Charlie Two Sons squatted away from the fire, the butt of his rifle rested on the ground in front of him, the barrel leaning against his shoulder. The soft breeze worked its way through the jungle and gently caressed the loose strands of his hair. He scanned the darkness beyond the flickering firelight, searching for the slightest movement.
He heard them brush the fence an instant before he saw their small shadows scurry along the edge of the firelight. Suddenly he wished he’d let Billy set up the perimeter fence. He picked up his rifle and crept to the fire where Mike Brackett slept and lightly shook his shoulder. He covered the sergeant’s mouth with his big hand when Brackett awoke with a startle.
“We got company,” whispered Charlie and removed his hand from the sergeant’s mouth.
“Where?” Brackett whispered back.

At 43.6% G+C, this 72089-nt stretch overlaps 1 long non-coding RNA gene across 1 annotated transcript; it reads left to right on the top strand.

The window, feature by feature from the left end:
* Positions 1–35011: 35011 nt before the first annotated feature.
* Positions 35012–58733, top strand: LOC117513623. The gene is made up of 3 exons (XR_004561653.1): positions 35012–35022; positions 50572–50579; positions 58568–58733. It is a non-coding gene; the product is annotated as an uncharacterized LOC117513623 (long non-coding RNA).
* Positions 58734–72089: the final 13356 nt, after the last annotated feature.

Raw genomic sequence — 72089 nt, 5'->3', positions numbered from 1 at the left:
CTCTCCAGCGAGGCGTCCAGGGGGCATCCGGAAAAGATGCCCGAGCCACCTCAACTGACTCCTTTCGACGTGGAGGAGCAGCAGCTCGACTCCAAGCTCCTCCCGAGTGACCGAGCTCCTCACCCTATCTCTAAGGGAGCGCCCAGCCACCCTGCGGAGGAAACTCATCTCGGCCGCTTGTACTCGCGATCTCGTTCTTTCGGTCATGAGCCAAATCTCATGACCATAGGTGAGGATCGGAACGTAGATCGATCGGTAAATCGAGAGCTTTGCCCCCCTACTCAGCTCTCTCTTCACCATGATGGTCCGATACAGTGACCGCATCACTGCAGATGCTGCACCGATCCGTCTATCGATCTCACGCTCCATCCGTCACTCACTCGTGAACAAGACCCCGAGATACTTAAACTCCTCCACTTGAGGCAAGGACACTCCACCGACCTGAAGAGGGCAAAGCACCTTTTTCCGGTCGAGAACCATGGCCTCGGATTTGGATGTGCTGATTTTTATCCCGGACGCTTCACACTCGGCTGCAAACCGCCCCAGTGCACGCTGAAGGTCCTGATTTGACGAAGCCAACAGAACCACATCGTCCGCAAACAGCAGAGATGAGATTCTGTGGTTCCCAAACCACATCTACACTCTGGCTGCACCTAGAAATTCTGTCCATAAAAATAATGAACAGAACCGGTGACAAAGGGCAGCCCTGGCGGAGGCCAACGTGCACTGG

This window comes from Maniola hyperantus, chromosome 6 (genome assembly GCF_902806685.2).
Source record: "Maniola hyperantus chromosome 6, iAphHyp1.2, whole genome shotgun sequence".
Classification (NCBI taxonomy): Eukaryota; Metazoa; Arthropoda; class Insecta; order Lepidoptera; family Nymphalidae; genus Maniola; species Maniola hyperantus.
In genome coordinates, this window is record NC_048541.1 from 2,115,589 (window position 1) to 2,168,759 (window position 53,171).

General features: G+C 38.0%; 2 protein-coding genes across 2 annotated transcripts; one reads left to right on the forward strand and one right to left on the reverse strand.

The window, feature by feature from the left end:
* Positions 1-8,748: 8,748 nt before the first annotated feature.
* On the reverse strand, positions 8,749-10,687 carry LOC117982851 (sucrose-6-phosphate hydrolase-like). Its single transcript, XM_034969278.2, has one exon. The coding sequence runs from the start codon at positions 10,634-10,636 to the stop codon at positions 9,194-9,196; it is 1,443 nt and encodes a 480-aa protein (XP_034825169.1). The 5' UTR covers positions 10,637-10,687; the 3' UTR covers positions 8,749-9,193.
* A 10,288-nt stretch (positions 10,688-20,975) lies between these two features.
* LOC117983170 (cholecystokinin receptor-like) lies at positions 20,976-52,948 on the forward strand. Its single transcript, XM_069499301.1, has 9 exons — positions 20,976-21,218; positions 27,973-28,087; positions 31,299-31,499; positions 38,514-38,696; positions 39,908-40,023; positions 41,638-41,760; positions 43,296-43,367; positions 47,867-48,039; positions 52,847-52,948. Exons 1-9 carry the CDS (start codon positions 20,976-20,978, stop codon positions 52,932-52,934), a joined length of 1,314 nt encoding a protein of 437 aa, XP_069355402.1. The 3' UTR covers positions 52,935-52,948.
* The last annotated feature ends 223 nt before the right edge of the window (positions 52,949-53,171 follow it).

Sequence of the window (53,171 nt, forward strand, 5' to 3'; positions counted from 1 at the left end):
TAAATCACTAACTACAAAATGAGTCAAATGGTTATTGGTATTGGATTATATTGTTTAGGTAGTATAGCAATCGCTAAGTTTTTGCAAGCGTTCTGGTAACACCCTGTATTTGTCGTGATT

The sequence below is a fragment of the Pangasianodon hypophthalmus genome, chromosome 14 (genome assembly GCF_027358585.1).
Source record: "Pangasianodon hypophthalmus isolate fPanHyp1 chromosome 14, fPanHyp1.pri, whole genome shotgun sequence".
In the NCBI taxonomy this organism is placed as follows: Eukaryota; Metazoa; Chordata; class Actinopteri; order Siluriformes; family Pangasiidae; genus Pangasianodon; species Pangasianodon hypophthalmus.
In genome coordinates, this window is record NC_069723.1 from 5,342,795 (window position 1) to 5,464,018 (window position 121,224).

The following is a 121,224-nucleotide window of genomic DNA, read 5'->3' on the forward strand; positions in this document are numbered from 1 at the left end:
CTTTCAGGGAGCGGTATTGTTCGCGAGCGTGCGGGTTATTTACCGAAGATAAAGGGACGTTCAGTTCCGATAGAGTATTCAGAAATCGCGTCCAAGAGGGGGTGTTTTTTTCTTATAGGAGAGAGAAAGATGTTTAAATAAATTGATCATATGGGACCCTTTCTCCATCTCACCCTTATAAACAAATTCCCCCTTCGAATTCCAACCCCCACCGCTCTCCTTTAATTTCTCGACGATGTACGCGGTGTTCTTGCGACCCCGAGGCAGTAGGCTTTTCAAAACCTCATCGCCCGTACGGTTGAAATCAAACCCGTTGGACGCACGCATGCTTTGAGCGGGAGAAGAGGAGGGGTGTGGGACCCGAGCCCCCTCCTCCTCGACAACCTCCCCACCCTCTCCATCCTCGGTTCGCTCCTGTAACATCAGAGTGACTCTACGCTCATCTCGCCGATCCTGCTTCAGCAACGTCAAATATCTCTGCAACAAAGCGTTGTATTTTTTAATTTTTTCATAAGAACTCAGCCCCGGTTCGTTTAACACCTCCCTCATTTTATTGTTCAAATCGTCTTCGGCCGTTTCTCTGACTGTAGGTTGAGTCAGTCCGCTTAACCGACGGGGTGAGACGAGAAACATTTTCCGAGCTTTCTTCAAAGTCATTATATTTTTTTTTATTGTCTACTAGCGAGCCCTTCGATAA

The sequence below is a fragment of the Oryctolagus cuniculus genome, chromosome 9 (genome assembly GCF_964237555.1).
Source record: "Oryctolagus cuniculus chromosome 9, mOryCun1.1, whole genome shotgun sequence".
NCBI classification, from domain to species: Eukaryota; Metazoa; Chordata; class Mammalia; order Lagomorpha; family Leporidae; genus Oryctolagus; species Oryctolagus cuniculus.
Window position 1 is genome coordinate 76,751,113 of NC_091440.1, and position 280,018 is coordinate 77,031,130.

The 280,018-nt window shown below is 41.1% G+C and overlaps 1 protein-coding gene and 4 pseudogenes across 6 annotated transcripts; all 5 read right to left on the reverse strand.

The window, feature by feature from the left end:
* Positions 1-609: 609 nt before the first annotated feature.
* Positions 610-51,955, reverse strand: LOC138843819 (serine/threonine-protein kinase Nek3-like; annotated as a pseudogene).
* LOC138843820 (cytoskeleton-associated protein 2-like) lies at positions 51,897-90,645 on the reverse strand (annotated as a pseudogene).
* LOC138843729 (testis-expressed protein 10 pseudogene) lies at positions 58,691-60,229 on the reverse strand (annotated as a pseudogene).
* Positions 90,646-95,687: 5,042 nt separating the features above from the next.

“Coming through the hole in the fence.”
The sergeant sat up slowly, dragged his rifle into his lap and looked up at Charlie kneeling on one knee next to him. “On the count of three,” Brackett whispered.
He checked the power gauge on his pulse rifle and nodded at Charlie.
Both men lit up the clearing with rifle fire. The rest of the squad, awakened by the sudden violence, joined in the fray, firing blind into the night. The chaos ended as quickly as it had began.
“Nothing like lettin’ us know when we got trouble,” scolded Billy.
“Didn’t have time to give you a personal invitation,” replied Brackett.
Charlie studied the darkness around them. “I don’t think we’ll have any more trouble with them tonight.”
Moving away from the fire, the big Indian resumed his vigil.